Positive K

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Positive K
Birth name Darryl Gibson
Also known as Pos K
Born (1970-08-08) August 8, 1970 (age 48)
Origin The Bronx, New York, U.S.
Genres Hip hop
Occupation(s)
Years active 1985–present
Labels
Associated acts
Website PositiveK.com

Positive K (sometimes stylized as +K) (born Darryl Gibson on August 8,[1] 1970) is an American emcee and songwriter from the Bronx, New York City, New York, and one of the original artists of the First Priority Music camp. He is best known for his hits "I'm Not Havin' It" (a duet with MC Lyte) and his 1992 hit "I Got a Man,"[2] which borrows its dialogue between the sexes from the aforementioned "I'm Not Havin' It".

Early life[edit]

Darryl Gibson was born and raised in the Bronx, New York and spent much of his childhood near Echo Park where early hip hop DJs Grandmaster Flash, DJ Sinbad and Busy Bee would throw block parties. He was inspired as a child to rap when one day The Fearless Four were performing in his neighborhood and invited him to say a rhyme on their mic.[3] Gibson's first musical endeavor was a short-lived rap group with his family named Disco Cousins, and he rapped under the name Baby Breeze.[3]

Later, while a member of the Five-Percent Nation, Gibson joined the rap group Almighty God Committee from Queens, rapping under the name Positive Knowledge Allah. However, after their DJ played the wrong side of a record at a televised rap contest and the rest of the group walked offstage, Gibson continued on as a solo act under the shortened name Positive K.[3]

Solo career[edit]

Glenn Toby, a fellow Queens rapper known as Sweety G, produced Positive K's first solo record "Getting Paid" for the short-lived independent label Star Maker Records. The track brought him recognition after it was included on the label's showcase album Fast Money, a 1986 compilation featuring Rob Base and DJ E-Z Rock's debut recording and a track by hip hop pioneer Disco Dave.[4]

In 1987, Positive K signed to Nat Robinson's First Priority Music under the management of Lumumba Carson (the son of activist Sonny Carson) who would later become better known as X-Clan founding member Professor X The Overseer.[3] With the guidance and production skills of Grand Puba of Brand Nubian and Daddy-O of Stetsasonic, Positive K released a number of songs that appeared on various underground compilations. His 1989 duet with MC Lyte "I'm Not Havin' It" was Positive K's first song to land on a Billboard music chart and it helped further establish his reputation in hip hop.[5] Positive K soon left First Priority Music, feeling there was favoritism happening with the owner's relatives on the label.[3]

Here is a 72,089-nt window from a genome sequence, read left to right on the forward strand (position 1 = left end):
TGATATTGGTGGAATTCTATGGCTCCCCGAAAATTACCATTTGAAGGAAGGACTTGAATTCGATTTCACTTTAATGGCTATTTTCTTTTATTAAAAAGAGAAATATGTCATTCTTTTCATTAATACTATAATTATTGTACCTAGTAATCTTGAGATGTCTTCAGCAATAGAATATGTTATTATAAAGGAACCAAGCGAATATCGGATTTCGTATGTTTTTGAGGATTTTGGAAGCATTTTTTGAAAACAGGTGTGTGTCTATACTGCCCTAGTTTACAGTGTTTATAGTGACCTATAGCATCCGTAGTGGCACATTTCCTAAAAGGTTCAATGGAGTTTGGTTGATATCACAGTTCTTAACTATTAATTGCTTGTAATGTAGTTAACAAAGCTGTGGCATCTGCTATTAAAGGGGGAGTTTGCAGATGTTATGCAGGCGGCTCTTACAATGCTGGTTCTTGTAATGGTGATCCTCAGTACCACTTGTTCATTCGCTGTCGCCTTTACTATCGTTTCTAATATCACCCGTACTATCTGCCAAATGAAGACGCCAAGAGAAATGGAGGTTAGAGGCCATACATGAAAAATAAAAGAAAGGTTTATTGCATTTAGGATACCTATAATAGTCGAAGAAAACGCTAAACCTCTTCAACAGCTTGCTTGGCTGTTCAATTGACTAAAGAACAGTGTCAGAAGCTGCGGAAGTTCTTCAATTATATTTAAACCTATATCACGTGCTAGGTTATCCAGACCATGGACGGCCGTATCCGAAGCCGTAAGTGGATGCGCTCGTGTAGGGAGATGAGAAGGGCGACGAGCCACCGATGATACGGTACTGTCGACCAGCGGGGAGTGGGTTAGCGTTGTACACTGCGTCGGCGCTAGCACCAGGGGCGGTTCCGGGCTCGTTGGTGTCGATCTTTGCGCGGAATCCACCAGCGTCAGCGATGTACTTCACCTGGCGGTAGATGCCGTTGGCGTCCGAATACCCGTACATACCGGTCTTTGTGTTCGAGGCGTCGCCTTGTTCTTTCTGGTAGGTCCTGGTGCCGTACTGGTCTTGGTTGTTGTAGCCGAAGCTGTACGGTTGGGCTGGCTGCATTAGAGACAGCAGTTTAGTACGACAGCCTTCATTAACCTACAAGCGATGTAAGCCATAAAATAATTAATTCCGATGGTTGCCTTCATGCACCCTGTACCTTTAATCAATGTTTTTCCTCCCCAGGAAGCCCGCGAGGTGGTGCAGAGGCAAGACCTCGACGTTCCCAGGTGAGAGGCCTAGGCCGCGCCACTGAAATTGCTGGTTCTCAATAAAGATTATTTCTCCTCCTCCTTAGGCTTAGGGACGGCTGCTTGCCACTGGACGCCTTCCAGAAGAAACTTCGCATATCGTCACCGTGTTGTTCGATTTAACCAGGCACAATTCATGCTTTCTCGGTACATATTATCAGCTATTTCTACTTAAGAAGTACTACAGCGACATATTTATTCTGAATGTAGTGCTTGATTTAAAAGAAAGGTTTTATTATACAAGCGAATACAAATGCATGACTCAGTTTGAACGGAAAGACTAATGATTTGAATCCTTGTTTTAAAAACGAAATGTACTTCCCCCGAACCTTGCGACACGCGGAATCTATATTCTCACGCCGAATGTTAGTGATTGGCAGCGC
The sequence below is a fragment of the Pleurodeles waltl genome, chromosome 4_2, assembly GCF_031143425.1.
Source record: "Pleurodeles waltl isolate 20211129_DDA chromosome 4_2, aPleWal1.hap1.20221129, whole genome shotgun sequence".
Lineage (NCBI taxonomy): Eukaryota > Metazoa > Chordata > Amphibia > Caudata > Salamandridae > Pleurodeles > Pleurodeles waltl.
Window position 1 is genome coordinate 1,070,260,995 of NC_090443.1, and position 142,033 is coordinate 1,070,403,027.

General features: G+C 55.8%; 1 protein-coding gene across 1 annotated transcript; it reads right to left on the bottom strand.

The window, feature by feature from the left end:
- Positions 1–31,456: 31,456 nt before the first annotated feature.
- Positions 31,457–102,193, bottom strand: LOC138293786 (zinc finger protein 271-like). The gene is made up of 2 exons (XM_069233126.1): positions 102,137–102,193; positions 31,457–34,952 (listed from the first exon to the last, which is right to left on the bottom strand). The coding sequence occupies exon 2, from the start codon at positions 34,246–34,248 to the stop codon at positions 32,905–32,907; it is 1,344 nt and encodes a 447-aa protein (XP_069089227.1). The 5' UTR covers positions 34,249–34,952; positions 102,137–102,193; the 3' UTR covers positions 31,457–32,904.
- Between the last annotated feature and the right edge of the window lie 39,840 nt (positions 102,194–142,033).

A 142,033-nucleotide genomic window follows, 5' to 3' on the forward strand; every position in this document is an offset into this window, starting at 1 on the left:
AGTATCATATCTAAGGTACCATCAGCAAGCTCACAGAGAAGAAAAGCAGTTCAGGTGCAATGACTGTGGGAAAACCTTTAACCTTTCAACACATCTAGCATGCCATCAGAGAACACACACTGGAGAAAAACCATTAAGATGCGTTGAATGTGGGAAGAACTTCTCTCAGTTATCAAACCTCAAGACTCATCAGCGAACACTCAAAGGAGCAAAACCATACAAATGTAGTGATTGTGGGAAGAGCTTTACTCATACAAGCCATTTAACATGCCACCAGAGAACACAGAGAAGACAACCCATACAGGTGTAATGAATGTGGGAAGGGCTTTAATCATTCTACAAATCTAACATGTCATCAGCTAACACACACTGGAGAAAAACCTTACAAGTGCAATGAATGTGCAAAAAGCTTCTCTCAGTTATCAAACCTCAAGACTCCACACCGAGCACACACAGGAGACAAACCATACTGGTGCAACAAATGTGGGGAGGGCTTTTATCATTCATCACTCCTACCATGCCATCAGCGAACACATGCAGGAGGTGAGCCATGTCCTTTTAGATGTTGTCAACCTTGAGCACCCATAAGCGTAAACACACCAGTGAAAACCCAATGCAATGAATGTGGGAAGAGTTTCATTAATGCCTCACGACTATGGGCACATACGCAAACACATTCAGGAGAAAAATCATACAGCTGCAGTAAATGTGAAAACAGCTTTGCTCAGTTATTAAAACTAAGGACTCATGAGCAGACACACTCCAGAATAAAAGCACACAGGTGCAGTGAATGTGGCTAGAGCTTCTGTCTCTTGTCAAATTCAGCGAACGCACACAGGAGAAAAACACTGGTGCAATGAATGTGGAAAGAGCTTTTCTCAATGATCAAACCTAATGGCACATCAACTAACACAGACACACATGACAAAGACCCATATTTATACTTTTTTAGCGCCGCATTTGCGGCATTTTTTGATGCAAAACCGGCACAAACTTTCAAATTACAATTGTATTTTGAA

After leaving First Priority Music, Positive K began working closely with Big Daddy Kane, whom he'd met through a mutual friend. He would bring Positive K on stage to freestyle with Jay-Z and Sauce Money.[3] Guest spots on Brand Nubian’s One for All and Grand Puba's Reel to Reel along with his self-released, Big Daddy Kane-produced single "Nightshift" generated enough interest to land him a major record label deal.

The Skills Dat Pay Da Bills, Positive K's 1992 full-length debut on Island Records, balanced themes of Nation of Gods and Earths with gangsta-isms and more pop-based moments. The album's most successful single was "I Got a Man," a track loosely based on his earlier duet with MC Lyte "I'm Not Havin' It." This time, however, he pitch-shifted his own vocals to perform the lines of the track's female rapper himself.[6][7] "I Got A Man" reached #14 on the Billboard Hot 100 in early 1993. Meanwhile, he kept his Creative Control label in operation, signing and cultivating new talent.

Later that year, Positive K was featured in a remix of the song "Come To Butt-head" with Beavis and Butt-head on the soundtrack album for the film The Beavis and Butt-head Experience. The song is hidden at the end of the album on the same track as "I Got You Babe," performed by Beavis and Butt-head with Cher. The same year, Positive K briefly appeared in the Robert De Niro film A Bronx Tale as an angry protester[6] and was featured on WYBE's Old School Show, where he was awarded the #3 slot on the list of early hip hop pioneers.

After touring extensively to promote The Skills Dat Pay Da Bills, Positive K focused his efforts on other interests. Island Records had wanted him to record a full album with Grand Puba, but only one song, "Back Together Again," was recorded and the track never saw release. Instead, he started a promotion company, handling record promotions for Def Jam Recordings and London Records, and booked acts in his Harlem studio.[8] During this time, he also worked with Outkast, Rampage and Puff Daddy.[3] Eventually he became fed up with the music business and took a short break from it.[3]